No, it's actually a sequence late in the film when Vaughn's character (interchangeable with just about every other one he's played recently), has, of all things that could have been utilized for laughs, a "Guitar Hero" video game challenge with the Mr. Roark type island retreat host played by Peter Serafinowicz. To make matters worse, those involved apparently thought adding a western gunslinger motif (including tough guy genre talk and the jingle-jangle of spurs that aren't present) to the note shoot-out would be funny.
It's a bizarre addition to a mess of a movie that feels as if it was written and directed by committee where the participants just threw ideas out and didn't particularly care if they worked on their own or added anything to the overall story. To be accurate, there's only one director -- Peter "A Christmas Story" Billingsley, making his feature film debut behind the camera -- and three scribes -- Vaughn, his buddy Jon Favreau and Dana Fox -- and they collectively manage to elicit a few laughs here and there, thus saving this from being one of the worst films of the year, but that's not saying much.
Following in the footsteps of its 1981 predecessor (starring Alan Alda and Carol Burnett, among others), the story here is about some middle-aged couples -- in various stages of relationship satisfaction -- who go on vacation together, only to discover things about themselves and each other.
Like that film, this one tries to balance comedy with some more substantial drama, but similarly only touches the surface of some deeper, if not particularly novel issues. Yet, it feels shoehorned (like the "Guitar Hero" bit) into what otherwise seemingly wants to be a naughty comedy, only adding to the pic's dichotomy and general unevenness.
It certainly doesn't help that the four main male characters (Vaughn, Favreau, Love and Jason Bateman) aren't particularly likable. One could say the same about the characters in the "Seinfeld" sitcom, but at least they had charming qualities and benefitted from an impeccable chemistry, comedic timing, and some truly funny writing. Little, if any of that is present for these guys, thus making their attempts at generating laughs (or pathos) all the more irritating.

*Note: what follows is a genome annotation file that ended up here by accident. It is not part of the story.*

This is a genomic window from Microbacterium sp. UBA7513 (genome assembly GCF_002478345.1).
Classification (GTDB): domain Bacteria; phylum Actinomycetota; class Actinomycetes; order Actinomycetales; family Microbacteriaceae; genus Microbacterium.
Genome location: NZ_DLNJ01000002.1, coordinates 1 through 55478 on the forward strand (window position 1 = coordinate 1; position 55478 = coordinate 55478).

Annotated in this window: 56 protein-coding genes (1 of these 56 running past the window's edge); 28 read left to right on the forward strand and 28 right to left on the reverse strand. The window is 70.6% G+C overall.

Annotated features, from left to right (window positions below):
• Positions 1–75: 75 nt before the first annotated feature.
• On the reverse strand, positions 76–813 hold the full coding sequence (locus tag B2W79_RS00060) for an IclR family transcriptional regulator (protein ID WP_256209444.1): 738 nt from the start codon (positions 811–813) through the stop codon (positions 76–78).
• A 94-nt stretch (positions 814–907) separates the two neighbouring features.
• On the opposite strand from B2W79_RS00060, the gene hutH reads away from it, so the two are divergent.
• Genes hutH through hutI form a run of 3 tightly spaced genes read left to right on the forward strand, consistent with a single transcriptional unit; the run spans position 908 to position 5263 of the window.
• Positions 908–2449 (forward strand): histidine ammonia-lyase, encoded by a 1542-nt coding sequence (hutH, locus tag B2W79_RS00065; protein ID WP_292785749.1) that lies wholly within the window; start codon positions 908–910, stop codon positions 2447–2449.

The ladies fare a little better. Okay, that really just pertains to Malin Akerman playing Vaughn's wife, and Kristen Bell (at least until the second half) as Favreau's long-suffering spouse, while Kristin Davis is relegated to running around in bikinis and Kali Hawk borders on an offensive stereotype of a young black woman.
Among the supporting players, Jean Reno plays the "couples whisperer" (that being about the only funny thing about his part), Serafinowicz does the potentially creepy Ricardo Montalban bit without taking that far enough, and Carlos Ponce plays up the sexually aggressive and uninhibited yoga instructor part, but can't manage to generate additional laughs once those one-note characteristics are established.
A smattering of occasionally decent laughs manage to temper one's desire to throw something at the screen or just exit in the first half, but everything completely falls apart in the second. If only some jumping sharks had managed to take out a number of the annoying characters, then we might have had something. Nothing more than cinematic chum, "Couples Retreat" is akin to vacationing with annoying pairings of various men and women where you can't wait for it to be over. The film rates as a 2 out of 10.
Reviewed October 6, 2009 / Posted October 9, 2009